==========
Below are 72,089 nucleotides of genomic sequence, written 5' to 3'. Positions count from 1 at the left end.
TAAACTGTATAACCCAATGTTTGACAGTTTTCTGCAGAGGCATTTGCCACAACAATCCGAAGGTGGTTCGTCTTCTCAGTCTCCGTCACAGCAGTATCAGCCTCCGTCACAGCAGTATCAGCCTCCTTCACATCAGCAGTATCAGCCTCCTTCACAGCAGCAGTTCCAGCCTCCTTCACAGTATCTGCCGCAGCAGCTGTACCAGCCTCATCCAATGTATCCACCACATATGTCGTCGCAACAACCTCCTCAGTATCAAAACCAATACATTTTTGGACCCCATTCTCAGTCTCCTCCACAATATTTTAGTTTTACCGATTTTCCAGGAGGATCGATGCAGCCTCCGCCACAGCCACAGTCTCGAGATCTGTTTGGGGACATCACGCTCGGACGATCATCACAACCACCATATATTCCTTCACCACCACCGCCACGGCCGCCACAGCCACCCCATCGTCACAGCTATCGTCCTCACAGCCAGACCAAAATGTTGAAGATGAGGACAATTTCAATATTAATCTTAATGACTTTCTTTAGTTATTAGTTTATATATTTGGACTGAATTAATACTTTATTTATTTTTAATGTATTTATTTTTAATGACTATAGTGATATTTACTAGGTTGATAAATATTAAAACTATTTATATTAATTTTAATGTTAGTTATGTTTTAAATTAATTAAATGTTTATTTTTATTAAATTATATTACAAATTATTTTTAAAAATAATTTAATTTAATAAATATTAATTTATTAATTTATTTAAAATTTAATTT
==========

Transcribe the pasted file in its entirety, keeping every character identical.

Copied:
Below are 72,089 nucleotides of genomic sequence, written 5' to 3'. Positions count from 1 at the left end.
TAAACTGTATAACCCAATGTTTGACAGTTTTCTGCAGAGGCATTTGCCACAACAATCCGAAGGTGGTTCGTCTTCTCAGTCTCCGTCACAGCAGTATCAGCCTCCGTCACAGCAGTATCAGCCTCCTTCACATCAGCAGTATCAGCCTCCTTCACAGCAGCAGTTCCAGCCTCCTTCACAGTATCTGCCGCAGCAGCTGTACCAGCCTCATCCAATGTATCCACCACATATGTCGTCGCAACAACCTCCTCAGTATCAAAACCAATACATTTTTGGACCCCATTCTCAGTCTCCTCCACAATATTTTAGTTTTACCGATTTTCCAGGAGGATCGATGCAGCCTCCGCCACAGCCACAGTCTCGAGATCTGTTTGGGGACATCACGCTCGGACGATCATCACAACCACCATATATTCCTTCACCACCACCGCCACGGCCGCCACAGCCACCCCATCGTCACAGCTATCGTCCTCACAGCCAGACCAAAATGTTGAAGATGAGGACAATTTCAATATTAATCTTAATGACTTTCTTTAGTTATTAGTTTATATATTTGGACTGAATTAATACTTTATTTATTTTTAATGTATTTATTTTTAATGACTATAGTGATATTTACTAGGTTGATAAATATTAAAACTATTTATATTAATTTTAATGTTAGTTATGTTTTAAATTAATTAAATGTTTATTTTTATTAAATTATATTACAAATTATTTTTAAAAATAATTTAATTTAATAAATATTAATTTATTAATTTATTTAAAATTTAATTT